Having a ball with Verdi

Director Michal Znaniecki talks about the Israel Opera’s new production of Verdi’s ‘Un Ballo in Maschera.’

Un Ballo in Maschera (photo credit: YOSSI ZWECKER)
Un Ballo in Maschera
(photo credit: YOSSI ZWECKER)
There are probably more than a handful of people out there who view opera as a fanciful, overtly grandiose, escapist art form. That may or may not be so but, according to Michal Znaniecki, there can be some very real, contemporary messages in there, too.
The Polish-born, Argentinean-resident director is currently in Tel Aviv, hard at work preparing for the upcoming run of Verdi’s Un ballo in maschera. All told, there are 11 performances lined up at the Israeli Opera House from February 7-22, with Daniel Oren on the conductor’s podium, and a whole host of stellar vocalists, including Argentinean tenor Gustavo Porta, Russian-born soprano Irina Moreva, Romanian-born baritone Ionut Pascu, and Russian mezzo soprano Agunda Kulaeva. 
Znaniecki will enjoy the services of longtime operatic sparring partner and Italian set designer Luigi Scoglio, Polish costume designer Joanna Medynska, and compatriot lighting designer Bugomil Palewicz. All three have worked with the Polish director for some time, and all were on board for Znaniecki’s previous production of Un ballo in maschera in Tel Aviv in 2014, all of which makes for a comfortable professional nip-and-tuck working scenario.
I wondered whether Znaniecki was going about the forthcoming production differently from the version he delivered five years ago, but Znaniecki preferred to look at the wider picture. He talked about how art reflects life, and vice versa, and how they resonate with each other. 
“This is a very very important production for the subject I choose,” he observed. “Thematically, the opera is about a dictator. It is about power, and the government, and the situation of the country. Of course, the time [between the current and previous productions] has changed. I think the world is more ballo in maschera [masked ball], you know with Trump and [Hungarian Prime Minister Viktor] Orbán, and [leading conservative politician Jarosław] Kaczynski in Poland. Things are getting worse and worse, and there is danger to democracy.”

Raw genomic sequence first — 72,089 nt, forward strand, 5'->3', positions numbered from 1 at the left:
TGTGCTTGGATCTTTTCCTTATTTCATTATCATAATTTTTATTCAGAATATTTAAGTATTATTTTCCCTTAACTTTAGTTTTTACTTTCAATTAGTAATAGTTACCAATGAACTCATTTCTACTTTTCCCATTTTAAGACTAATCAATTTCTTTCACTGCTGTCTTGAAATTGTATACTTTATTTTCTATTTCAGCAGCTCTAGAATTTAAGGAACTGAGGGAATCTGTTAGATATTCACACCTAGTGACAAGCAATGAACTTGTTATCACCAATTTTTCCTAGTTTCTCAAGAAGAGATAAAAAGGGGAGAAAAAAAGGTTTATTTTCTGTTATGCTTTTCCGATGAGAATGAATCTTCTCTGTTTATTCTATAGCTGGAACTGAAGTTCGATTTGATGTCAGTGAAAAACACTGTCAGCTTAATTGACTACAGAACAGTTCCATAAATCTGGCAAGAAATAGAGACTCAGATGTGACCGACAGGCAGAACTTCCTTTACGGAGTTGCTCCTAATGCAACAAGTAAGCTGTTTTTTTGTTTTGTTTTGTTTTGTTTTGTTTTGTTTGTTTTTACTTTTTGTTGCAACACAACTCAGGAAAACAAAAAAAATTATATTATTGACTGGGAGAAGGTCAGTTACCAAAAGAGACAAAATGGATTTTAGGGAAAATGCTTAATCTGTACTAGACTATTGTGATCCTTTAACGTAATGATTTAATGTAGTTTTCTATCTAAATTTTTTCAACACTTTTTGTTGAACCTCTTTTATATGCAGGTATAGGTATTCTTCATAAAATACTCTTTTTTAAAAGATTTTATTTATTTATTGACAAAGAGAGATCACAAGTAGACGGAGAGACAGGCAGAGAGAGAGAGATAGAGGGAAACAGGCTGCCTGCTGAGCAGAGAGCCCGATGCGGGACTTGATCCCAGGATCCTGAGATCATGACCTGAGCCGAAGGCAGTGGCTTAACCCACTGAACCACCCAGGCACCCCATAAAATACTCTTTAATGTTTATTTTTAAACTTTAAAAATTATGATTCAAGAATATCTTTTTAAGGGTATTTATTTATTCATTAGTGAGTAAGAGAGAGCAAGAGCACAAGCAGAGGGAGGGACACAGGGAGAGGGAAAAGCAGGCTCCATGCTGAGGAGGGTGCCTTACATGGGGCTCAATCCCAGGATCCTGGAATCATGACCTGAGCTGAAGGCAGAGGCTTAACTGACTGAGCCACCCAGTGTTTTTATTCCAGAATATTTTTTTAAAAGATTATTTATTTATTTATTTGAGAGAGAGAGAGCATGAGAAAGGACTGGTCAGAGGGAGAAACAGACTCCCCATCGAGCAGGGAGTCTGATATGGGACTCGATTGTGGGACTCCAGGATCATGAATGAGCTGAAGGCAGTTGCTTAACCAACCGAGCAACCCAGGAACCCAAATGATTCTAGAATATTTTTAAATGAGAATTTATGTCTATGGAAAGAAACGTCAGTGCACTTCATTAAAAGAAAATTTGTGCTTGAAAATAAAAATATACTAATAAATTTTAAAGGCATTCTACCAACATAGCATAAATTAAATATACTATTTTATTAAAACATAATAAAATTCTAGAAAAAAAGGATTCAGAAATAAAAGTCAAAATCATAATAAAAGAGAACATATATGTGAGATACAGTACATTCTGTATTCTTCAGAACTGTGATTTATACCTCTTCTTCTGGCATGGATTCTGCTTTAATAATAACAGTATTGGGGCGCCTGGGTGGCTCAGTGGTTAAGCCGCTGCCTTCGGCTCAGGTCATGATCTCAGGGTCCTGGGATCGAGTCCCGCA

All of this, Znaniecki feels, runs through Verdi’s opera. “Now I make this stronger, compared with five years ago,” he says, referring to the political subtext of the mid-19th century libretto, adding that global politics are currently deteriorating rapidly. “In the morning, I read in the paper about [controversial Venezuelan President Nicolás] Maduro, and his actions. Then I go to the rehearsal and I have the same situation [in the opera storyline].”
It is, says the director, very much a matter of real life outdoing fiction. “The opera should let us think about what is going on, and analyze the world, and even make us be careful of the advice of the politicians. This is the story about a dictator, like Stalin, that we have in the last dance in ballo.” It is about pushing the boat out. “It is so nice this show so let’s make it more dangerous, because the world is more dangerous.”
THERE IS no shortage of skulduggery and nefarious deeds going on in Verdi’s work. The plot centers on the assassination in 1792 of King Gustav III of Sweden, who was shot while attending a masked ball and died of his wounds 13 days later. Of course, an illicit love affair does an operatic narrative no harm at all, and there is passion aplenty throughout the libretto.
There is also no shortage of oxymoronic pairings, which serve to heighten the drama. “We have a very serious moment, and then se say, ‘OK, let’s make fun of this,’” Znaniecki explains. “It’s like a satirical program on television. It’s so popular and it is telling the truth about our situation. We are not forced to be serious all the time because it [global politics] is so crazy, and so dangerous.”
The 19th century opera composer also got in on the act. “We have all these stand-up comedians talking about the situation, every day, about politicians. We need it, and Verdi is doing it. I follow him and we make a funny situation, and later we have a serious situation.”
That presents the director and the rest of crew with challenges. After all, it is an opera they are supposed to be putting on, not getting into contemporary politics and trying to actively influence public opinion. “This changing and switching situation is most difficult for us, artists, of course,” Znaniecki notes. “We want to cry together and we want to be very deep. But we have to be careful. People come here [to the opera] to have a nice time. So we have to follow him [Verdi], and I trust him a lot. That helps.”
It’s a balancing act. “You think about Trump. I was working on Carmen in the United States during the [presidential] elections and people everywhere were laughing. They were saying it is impossible for Trump to be elected. He is such a caricature of himself, no one could believe he can win and he can be dangerous. You are laughing, and in just one minute you change. But it’s dangerous. It is the reality and you have to live with this.”
Znaniecki says the vocalists have to be on their toes. “It is not a mistake of Verdi that he put a funny aria of Oscar [Boston governor Riccardo’s page boy] in every act, in the most tragic moment. This is the idea.”
The opera follows the switchback line through to the end. “The last dance, the Danse Macabre – the dance of the death – is all this. It is contrasts, being happy and killing people. It’s so modern I think.” The same, he says, goes for actual real life. “We had a mayor [former Gdansk mayor Pawel Adamowicz] in Poland killed [on stage at a charity event], and one hour later we have a funny program on television. This is our life now.”
If only someone had listened to Giuseppe Verdi.
Surtitles in English and Hebrew. For tickets and more information: (03) 692-7777 and www.israel-opera.co.il